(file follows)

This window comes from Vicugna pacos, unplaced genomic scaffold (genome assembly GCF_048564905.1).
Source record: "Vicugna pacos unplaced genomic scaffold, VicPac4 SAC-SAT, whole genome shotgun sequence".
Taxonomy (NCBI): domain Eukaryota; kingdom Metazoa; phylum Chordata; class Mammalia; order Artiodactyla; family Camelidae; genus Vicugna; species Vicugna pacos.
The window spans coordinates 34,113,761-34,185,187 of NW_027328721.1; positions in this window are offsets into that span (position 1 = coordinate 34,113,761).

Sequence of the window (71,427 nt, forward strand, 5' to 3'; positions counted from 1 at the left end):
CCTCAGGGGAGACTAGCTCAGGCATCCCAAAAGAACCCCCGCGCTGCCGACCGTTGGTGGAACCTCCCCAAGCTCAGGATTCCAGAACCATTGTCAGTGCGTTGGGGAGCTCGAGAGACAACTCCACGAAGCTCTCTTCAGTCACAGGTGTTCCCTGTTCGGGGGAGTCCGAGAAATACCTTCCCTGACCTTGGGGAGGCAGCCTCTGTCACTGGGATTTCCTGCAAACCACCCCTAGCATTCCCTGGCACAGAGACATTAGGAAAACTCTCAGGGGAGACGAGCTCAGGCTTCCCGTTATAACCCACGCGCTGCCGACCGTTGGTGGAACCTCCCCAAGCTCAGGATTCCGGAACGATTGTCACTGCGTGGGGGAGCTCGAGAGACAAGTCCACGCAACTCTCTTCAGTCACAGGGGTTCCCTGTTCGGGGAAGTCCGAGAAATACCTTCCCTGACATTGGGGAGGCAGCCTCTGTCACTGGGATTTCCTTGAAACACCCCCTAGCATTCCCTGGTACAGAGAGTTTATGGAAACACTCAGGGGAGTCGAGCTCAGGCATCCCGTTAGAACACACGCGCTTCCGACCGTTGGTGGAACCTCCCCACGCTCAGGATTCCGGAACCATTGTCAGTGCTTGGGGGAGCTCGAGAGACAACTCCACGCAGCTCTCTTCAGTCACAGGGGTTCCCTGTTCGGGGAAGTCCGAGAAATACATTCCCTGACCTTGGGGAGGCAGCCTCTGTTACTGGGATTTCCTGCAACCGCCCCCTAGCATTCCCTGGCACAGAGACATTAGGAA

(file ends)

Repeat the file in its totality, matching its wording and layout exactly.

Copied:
This window comes from Vicugna pacos, unplaced genomic scaffold (genome assembly GCF_048564905.1).
Source record: "Vicugna pacos unplaced genomic scaffold, VicPac4 SAC-SAT, whole genome shotgun sequence".
Taxonomy (NCBI): domain Eukaryota; kingdom Metazoa; phylum Chordata; class Mammalia; order Artiodactyla; family Camelidae; genus Vicugna; species Vicugna pacos.
The window spans coordinates 34,113,761-34,185,187 of NW_027328721.1; positions in this window are offsets into that span (position 1 = coordinate 34,113,761).

Sequence of the window (71,427 nt, forward strand, 5' to 3'; positions counted from 1 at the left end):
CCTCAGGGGAGACTAGCTCAGGCATCCCAAAAGAACCCCCGCGCTGCCGACCGTTGGTGGAACCTCCCCAAGCTCAGGATTCCAGAACCATTGTCAGTGCGTTGGGGAGCTCGAGAGACAACTCCACGAAGCTCTCTTCAGTCACAGGTGTTCCCTGTTCGGGGGAGTCCGAGAAATACCTTCCCTGACCTTGGGGAGGCAGCCTCTGTCACTGGGATTTCCTGCAAACCACCCCTAGCATTCCCTGGCACAGAGACATTAGGAAAACTCTCAGGGGAGACGAGCTCAGGCTTCCCGTTATAACCCACGCGCTGCCGACCGTTGGTGGAACCTCCCCAAGCTCAGGATTCCGGAACGATTGTCACTGCGTGGGGGAGCTCGAGAGACAAGTCCACGCAACTCTCTTCAGTCACAGGGGTTCCCTGTTCGGGGAAGTCCGAGAAATACCTTCCCTGACATTGGGGAGGCAGCCTCTGTCACTGGGATTTCCTTGAAACACCCCCTAGCATTCCCTGGTACAGAGAGTTTATGGAAACACTCAGGGGAGTCGAGCTCAGGCATCCCGTTAGAACACACGCGCTTCCGACCGTTGGTGGAACCTCCCCACGCTCAGGATTCCGGAACCATTGTCAGTGCTTGGGGGAGCTCGAGAGACAACTCCACGCAGCTCTCTTCAGTCACAGGGGTTCCCTGTTCGGGGAAGTCCGAGAAATACATTCCCTGACCTTGGGGAGGCAGCCTCTGTTACTGGGATTTCCTGCAACCGCCCCCTAGCATTCCCTGGCACAGAGACATTAGGAA